News To Amuse - Feb 05, 2014

Sachin Tendulkar and C.N.R Rao were conferred with Bharat Ratna in a ceremony yesterday. I think the status of Bharat Ratna is falling over years. Has he ever scored a triple century in tests? Has he ever scored the maximum number of runs in a year?  I mean, who is this C.N.R Rao?

Microsoft has appointed Indian born Satya Nadella as its CEO. Before he had played key role in launching Bing. I am happy to see that Microsoft is moving away from cheap labour and crappy products as a strategy. But there was a small hiccup in the press meet yesterday. When the announcer said that Nadella had worked on Bing, everybody wanted to know what it was. Nadella jumped in and said, "You haven't heard of Bing! It is very famous. Just Google it and you will know."

Abdul Kalam, in a function yesterday, urged the kids to think out of the box. The kids said they are! "Nowadays we are into xbox." They shouted back.

Tiger Woods came to India to play a Golf event. The event was not open to public. Even Media was refused access. Apparently, the event was organized to increase the popularity of Golf in India. The Ambani brothers have said, "No, Thanks."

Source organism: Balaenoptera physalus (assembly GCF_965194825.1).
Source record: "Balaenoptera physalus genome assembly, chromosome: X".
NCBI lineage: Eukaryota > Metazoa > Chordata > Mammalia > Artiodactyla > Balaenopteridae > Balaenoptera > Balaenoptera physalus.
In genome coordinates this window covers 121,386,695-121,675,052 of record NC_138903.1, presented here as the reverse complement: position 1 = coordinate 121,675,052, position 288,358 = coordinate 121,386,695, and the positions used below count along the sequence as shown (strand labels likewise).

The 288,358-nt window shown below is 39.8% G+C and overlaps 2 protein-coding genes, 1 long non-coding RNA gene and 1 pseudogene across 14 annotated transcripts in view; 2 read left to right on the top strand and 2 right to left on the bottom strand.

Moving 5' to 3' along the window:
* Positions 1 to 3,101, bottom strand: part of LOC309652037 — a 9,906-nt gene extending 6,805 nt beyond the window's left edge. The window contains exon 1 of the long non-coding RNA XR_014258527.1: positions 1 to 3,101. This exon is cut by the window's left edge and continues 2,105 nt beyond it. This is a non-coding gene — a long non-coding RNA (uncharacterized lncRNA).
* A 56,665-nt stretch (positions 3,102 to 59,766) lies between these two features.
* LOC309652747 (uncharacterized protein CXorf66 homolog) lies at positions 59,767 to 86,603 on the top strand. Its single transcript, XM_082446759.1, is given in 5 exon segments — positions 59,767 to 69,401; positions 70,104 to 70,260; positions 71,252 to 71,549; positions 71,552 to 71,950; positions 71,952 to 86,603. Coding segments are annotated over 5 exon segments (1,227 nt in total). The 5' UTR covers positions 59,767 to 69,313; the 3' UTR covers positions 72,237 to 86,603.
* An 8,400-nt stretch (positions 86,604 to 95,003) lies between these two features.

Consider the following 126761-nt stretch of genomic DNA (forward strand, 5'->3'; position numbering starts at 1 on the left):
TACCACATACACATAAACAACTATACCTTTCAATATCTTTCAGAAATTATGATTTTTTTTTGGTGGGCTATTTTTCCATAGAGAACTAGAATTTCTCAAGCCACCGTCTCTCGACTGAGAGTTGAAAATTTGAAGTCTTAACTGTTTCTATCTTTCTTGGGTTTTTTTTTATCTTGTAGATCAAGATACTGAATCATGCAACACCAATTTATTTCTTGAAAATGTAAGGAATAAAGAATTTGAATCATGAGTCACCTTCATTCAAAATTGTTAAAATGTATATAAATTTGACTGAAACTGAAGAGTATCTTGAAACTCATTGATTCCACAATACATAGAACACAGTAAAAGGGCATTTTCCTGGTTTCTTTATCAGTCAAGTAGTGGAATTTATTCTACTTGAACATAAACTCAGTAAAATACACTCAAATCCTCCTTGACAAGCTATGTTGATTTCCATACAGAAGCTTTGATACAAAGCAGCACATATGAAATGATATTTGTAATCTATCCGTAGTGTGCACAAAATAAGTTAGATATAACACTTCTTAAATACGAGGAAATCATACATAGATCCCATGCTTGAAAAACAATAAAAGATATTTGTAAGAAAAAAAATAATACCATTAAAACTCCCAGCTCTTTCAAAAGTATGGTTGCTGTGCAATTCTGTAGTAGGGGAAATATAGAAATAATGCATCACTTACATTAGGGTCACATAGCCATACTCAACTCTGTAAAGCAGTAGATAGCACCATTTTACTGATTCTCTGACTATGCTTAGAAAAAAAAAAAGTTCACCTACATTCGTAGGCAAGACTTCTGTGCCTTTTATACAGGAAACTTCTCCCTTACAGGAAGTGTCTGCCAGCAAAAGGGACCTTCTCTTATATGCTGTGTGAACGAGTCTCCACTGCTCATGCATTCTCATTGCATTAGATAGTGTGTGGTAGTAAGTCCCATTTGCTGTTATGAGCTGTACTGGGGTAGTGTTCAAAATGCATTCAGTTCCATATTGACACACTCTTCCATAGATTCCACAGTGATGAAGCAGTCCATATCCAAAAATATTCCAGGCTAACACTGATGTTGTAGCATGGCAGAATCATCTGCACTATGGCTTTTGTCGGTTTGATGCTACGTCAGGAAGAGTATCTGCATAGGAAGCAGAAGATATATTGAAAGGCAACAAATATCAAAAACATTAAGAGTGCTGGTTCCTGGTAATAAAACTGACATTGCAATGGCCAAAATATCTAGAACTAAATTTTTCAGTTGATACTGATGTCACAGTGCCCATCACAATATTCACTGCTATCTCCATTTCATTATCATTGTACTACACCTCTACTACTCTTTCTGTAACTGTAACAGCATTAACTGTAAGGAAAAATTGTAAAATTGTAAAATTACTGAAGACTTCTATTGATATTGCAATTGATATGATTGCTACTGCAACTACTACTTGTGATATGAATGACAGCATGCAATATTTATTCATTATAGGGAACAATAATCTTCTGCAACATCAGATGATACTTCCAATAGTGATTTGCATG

While he was here, Tiger woods met Sachin Tendulkar and his family. When asked whether you would like to come again to India, he said, "Sure. But next time I want to see Taj Mahal."

Amitabh Bachchan has said he stopped endorsing Pepsi after a girl in Jaipur asked him why he promoted the soft drink that her teacher had branded as 'poison'. Nowadays Amitabh Bachchan endorses Gujarat tourism and was on his way to Godhra to shoot another advertisement when he revealed this.

Ian Thorpe has checked into rehab and getting treatment for depression. In 1998, when Thorpe came to the press meet after he won the first world chamionship, he was wearing a T.Shirt that said - I am more intelligent when I am under water. I thought it was just a joke. Stupid me!

Guest Blog--Retire 2 Thailand